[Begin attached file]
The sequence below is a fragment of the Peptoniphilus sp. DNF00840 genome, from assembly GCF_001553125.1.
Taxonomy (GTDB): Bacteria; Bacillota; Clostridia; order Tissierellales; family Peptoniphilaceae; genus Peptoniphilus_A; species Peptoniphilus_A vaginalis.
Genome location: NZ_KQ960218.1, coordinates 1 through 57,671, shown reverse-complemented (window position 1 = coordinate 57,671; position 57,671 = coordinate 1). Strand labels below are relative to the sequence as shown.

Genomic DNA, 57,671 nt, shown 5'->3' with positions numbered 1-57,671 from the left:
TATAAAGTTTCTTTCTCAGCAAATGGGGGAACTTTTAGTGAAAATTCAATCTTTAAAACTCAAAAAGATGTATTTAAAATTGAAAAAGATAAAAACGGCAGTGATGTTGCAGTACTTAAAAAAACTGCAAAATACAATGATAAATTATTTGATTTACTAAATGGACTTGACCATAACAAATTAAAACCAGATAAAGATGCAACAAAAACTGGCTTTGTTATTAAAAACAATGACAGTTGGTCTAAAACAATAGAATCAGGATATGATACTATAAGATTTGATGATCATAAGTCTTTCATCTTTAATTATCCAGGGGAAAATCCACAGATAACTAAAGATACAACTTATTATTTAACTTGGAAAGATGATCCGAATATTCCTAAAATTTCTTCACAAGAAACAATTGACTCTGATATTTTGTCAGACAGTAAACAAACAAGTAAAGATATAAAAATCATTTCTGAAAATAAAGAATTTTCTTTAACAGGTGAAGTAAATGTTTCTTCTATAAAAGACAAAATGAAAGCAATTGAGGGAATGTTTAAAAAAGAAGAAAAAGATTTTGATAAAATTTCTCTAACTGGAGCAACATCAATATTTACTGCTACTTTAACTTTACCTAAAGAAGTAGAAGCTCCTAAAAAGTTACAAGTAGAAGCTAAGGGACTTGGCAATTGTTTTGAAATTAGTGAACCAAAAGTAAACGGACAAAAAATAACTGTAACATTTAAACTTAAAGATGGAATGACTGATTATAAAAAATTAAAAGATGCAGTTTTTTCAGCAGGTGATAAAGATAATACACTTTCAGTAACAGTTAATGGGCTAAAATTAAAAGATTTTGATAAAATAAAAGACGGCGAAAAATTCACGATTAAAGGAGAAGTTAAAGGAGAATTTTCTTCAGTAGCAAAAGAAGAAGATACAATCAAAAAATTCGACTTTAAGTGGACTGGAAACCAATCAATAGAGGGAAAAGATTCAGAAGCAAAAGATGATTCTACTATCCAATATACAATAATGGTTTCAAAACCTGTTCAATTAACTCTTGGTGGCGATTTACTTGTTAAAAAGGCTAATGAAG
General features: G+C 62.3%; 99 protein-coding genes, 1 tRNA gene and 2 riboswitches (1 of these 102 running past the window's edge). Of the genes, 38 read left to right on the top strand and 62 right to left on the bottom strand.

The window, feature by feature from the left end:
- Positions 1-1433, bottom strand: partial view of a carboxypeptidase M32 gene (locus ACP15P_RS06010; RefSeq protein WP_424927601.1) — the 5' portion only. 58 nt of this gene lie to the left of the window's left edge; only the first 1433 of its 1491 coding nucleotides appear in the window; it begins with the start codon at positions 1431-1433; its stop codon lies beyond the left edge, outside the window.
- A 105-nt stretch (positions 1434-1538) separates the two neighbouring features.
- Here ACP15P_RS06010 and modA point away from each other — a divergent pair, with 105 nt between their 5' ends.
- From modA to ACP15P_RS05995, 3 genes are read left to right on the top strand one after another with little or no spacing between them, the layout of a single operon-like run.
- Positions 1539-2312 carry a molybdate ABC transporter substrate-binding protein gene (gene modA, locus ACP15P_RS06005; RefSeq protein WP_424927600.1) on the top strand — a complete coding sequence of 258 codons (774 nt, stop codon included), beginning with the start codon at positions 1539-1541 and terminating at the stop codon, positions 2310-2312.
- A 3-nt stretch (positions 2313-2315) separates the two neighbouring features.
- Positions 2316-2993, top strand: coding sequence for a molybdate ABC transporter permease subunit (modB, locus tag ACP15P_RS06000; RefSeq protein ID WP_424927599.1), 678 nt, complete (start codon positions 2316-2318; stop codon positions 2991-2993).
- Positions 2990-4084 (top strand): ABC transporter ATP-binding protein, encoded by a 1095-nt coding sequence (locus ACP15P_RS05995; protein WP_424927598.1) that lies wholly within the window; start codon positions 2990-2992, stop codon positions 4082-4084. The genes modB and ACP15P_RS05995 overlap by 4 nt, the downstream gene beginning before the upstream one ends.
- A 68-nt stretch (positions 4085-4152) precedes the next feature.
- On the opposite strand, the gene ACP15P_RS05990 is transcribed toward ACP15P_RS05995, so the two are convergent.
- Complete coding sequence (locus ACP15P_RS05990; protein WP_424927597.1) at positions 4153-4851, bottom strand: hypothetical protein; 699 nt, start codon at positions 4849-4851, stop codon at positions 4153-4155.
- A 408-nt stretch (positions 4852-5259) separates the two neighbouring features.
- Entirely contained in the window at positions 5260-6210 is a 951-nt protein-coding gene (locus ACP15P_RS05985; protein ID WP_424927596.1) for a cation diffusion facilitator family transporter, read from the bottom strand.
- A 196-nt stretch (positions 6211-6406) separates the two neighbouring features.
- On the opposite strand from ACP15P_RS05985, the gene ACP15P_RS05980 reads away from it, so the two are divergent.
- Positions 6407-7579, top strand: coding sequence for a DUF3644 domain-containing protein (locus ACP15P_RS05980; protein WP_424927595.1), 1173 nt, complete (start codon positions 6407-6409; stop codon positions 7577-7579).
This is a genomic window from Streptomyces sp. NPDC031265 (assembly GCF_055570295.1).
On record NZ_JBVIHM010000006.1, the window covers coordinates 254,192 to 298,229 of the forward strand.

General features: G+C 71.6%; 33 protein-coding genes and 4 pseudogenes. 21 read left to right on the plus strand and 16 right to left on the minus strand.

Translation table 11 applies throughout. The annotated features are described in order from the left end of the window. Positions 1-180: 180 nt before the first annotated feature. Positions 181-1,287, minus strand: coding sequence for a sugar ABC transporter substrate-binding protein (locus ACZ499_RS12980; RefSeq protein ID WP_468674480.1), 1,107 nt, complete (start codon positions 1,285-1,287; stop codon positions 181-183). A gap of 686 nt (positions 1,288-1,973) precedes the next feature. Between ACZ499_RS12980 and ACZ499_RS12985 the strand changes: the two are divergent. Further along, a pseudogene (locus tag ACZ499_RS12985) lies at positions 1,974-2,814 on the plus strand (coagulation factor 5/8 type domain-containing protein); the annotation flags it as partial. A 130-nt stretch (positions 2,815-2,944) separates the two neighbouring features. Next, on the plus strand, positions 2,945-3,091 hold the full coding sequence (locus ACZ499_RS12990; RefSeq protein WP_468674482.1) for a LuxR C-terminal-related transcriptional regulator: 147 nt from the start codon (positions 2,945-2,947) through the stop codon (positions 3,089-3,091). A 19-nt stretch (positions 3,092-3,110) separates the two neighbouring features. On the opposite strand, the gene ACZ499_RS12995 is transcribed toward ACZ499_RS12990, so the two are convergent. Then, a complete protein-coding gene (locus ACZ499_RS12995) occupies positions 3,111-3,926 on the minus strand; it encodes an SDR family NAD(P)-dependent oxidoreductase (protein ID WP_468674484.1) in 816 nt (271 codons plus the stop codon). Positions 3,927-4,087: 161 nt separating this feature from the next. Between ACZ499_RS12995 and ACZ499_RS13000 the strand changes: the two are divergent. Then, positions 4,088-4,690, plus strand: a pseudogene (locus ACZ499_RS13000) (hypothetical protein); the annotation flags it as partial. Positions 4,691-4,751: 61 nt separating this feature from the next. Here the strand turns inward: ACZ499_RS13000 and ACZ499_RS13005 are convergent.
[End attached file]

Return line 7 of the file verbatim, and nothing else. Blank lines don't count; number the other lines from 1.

The window, feature by feature from the left end: